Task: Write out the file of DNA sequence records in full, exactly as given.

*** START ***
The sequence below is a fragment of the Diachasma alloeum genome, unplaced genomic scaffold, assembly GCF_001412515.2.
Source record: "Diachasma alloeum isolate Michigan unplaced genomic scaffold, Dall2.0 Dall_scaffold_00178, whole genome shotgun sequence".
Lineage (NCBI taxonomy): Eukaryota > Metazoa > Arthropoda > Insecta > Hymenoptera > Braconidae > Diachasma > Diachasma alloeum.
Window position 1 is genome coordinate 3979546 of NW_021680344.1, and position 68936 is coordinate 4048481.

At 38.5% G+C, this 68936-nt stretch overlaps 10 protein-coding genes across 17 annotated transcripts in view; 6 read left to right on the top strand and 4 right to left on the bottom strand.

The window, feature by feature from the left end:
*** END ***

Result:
The sequence below is a fragment of the Diachasma alloeum genome, unplaced genomic scaffold, assembly GCF_001412515.2.
Source record: "Diachasma alloeum isolate Michigan unplaced genomic scaffold, Dall2.0 Dall_scaffold_00178, whole genome shotgun sequence".
Lineage (NCBI taxonomy): Eukaryota > Metazoa > Arthropoda > Insecta > Hymenoptera > Braconidae > Diachasma > Diachasma alloeum.
Window position 1 is genome coordinate 3979546 of NW_021680344.1, and position 68936 is coordinate 4048481.

At 38.5% G+C, this 68936-nt stretch overlaps 10 protein-coding genes across 17 annotated transcripts in view; 6 read left to right on the top strand and 4 right to left on the bottom strand.

The window, feature by feature from the left end: